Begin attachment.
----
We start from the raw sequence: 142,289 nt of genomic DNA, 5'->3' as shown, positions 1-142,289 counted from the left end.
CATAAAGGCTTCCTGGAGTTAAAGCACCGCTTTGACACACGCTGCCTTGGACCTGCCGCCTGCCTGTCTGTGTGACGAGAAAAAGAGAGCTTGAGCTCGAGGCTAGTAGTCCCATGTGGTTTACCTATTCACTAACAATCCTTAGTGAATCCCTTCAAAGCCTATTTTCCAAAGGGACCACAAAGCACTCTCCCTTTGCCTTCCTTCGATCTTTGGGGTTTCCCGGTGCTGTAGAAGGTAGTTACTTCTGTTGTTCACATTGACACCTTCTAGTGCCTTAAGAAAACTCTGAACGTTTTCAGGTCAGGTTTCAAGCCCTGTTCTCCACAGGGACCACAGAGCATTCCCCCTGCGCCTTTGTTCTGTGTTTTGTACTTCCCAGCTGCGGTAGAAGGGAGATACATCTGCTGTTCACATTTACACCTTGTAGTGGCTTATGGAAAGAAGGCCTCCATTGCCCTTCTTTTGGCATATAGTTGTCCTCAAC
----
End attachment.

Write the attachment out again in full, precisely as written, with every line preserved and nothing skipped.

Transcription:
We start from the raw sequence: 142,289 nt of genomic DNA, 5'->3' as shown, positions 1-142,289 counted from the left end.
CATAAAGGCTTCCTGGAGTTAAAGCACCGCTTTGACACACGCTGCCTTGGACCTGCCGCCTGCCTGTCTGTGTGACGAGAAAAAGAGAGCTTGAGCTCGAGGCTAGTAGTCCCATGTGGTTTACCTATTCACTAACAATCCTTAGTGAATCCCTTCAAAGCCTATTTTCCAAAGGGACCACAAAGCACTCTCCCTTTGCCTTCCTTCGATCTTTGGGGTTTCCCGGTGCTGTAGAAGGTAGTTACTTCTGTTGTTCACATTGACACCTTCTAGTGCCTTAAGAAAACTCTGAACGTTTTCAGGTCAGGTTTCAAGCCCTGTTCTCCACAGGGACCACAGAGCATTCCCCCTGCGCCTTTGTTCTGTGTTTTGTACTTCCCAGCTGCGGTAGAAGGGAGATACATCTGCTGTTCACATTTACACCTTGTAGTGGCTTATGGAAAGAAGGCCTCCATTGCCCTTCTTTTGGCATATAGTTGTCCTCAAC